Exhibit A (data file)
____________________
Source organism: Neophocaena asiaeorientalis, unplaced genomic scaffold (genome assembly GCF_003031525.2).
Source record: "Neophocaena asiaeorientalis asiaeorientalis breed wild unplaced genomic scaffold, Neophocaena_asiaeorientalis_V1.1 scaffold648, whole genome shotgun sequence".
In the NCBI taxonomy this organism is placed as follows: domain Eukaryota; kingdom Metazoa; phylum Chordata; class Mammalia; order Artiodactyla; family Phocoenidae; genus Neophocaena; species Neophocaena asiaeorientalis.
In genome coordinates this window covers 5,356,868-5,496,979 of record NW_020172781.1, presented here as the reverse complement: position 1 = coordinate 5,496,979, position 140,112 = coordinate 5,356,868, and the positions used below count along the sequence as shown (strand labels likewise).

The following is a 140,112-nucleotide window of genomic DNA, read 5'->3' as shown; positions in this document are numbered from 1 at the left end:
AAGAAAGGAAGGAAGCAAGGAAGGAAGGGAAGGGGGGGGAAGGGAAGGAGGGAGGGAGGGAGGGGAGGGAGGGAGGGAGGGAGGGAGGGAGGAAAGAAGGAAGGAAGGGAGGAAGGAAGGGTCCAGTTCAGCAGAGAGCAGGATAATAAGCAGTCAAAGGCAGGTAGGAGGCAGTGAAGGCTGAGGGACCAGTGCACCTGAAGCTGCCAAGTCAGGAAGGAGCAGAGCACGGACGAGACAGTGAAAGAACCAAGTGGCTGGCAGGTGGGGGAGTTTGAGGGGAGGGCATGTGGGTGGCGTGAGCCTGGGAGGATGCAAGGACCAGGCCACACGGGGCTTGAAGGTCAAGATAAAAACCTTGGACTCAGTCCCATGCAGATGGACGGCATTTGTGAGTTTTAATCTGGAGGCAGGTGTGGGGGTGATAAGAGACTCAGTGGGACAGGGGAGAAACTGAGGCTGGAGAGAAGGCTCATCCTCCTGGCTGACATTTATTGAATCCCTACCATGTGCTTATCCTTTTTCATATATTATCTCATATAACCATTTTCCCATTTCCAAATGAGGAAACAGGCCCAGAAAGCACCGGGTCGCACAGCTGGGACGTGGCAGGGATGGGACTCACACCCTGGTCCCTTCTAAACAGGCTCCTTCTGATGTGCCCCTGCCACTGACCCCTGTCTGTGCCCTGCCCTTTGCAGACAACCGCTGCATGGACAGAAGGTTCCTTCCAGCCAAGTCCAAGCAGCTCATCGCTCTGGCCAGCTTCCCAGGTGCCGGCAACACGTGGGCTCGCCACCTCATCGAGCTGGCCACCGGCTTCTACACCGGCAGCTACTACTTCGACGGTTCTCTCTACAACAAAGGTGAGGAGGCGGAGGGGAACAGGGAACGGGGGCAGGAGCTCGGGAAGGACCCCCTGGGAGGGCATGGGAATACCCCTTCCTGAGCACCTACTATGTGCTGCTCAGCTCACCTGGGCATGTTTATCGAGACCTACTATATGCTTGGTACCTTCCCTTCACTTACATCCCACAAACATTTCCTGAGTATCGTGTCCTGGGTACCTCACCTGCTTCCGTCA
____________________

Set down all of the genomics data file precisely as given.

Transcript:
Source organism: Neophocaena asiaeorientalis, unplaced genomic scaffold (genome assembly GCF_003031525.2).
Source record: "Neophocaena asiaeorientalis asiaeorientalis breed wild unplaced genomic scaffold, Neophocaena_asiaeorientalis_V1.1 scaffold648, whole genome shotgun sequence".
In the NCBI taxonomy this organism is placed as follows: domain Eukaryota; kingdom Metazoa; phylum Chordata; class Mammalia; order Artiodactyla; family Phocoenidae; genus Neophocaena; species Neophocaena asiaeorientalis.
In genome coordinates this window covers 5,356,868-5,496,979 of record NW_020172781.1, presented here as the reverse complement: position 1 = coordinate 5,496,979, position 140,112 = coordinate 5,356,868, and the positions used below count along the sequence as shown (strand labels likewise).

The following is a 140,112-nucleotide window of genomic DNA, read 5'->3' as shown; positions in this document are numbered from 1 at the left end:
AAGAAAGGAAGGAAGCAAGGAAGGAAGGGAAGGGGGGGGAAGGGAAGGAGGGAGGGAGGGAGGGGAGGGAGGGAGGGAGGGAGGGAGGGAGGAAAGAAGGAAGGAAGGGAGGAAGGAAGGGTCCAGTTCAGCAGAGAGCAGGATAATAAGCAGTCAAAGGCAGGTAGGAGGCAGTGAAGGCTGAGGGACCAGTGCACCTGAAGCTGCCAAGTCAGGAAGGAGCAGAGCACGGACGAGACAGTGAAAGAACCAAGTGGCTGGCAGGTGGGGGAGTTTGAGGGGAGGGCATGTGGGTGGCGTGAGCCTGGGAGGATGCAAGGACCAGGCCACACGGGGCTTGAAGGTCAAGATAAAAACCTTGGACTCAGTCCCATGCAGATGGACGGCATTTGTGAGTTTTAATCTGGAGGCAGGTGTGGGGGTGATAAGAGACTCAGTGGGACAGGGGAGAAACTGAGGCTGGAGAGAAGGCTCATCCTCCTGGCTGACATTTATTGAATCCCTACCATGTGCTTATCCTTTTTCATATATTATCTCATATAACCATTTTCCCATTTCCAAATGAGGAAACAGGCCCAGAAAGCACCGGGTCGCACAGCTGGGACGTGGCAGGGATGGGACTCACACCCTGGTCCCTTCTAAACAGGCTCCTTCTGATGTGCCCCTGCCACTGACCCCTGTCTGTGCCCTGCCCTTTGCAGACAACCGCTGCATGGACAGAAGGTTCCTTCCAGCCAAGTCCAAGCAGCTCATCGCTCTGGCCAGCTTCCCAGGTGCCGGCAACACGTGGGCTCGCCACCTCATCGAGCTGGCCACCGGCTTCTACACCGGCAGCTACTACTTCGACGGTTCTCTCTACAACAAAGGTGAGGAGGCGGAGGGGAACAGGGAACGGGGGCAGGAGCTCGGGAAGGACCCCCTGGGAGGGCATGGGAATACCCCTTCCTGAGCACCTACTATGTGCTGCTCAGCTCACCTGGGCATGTTTATCGAGACCTACTATATGCTTGGTACCTTCCCTTCACTTACATCCCACAAACATTTCCTGAGTATCGTGTCCTGGGTACCTCACCTGCTTCCGTCA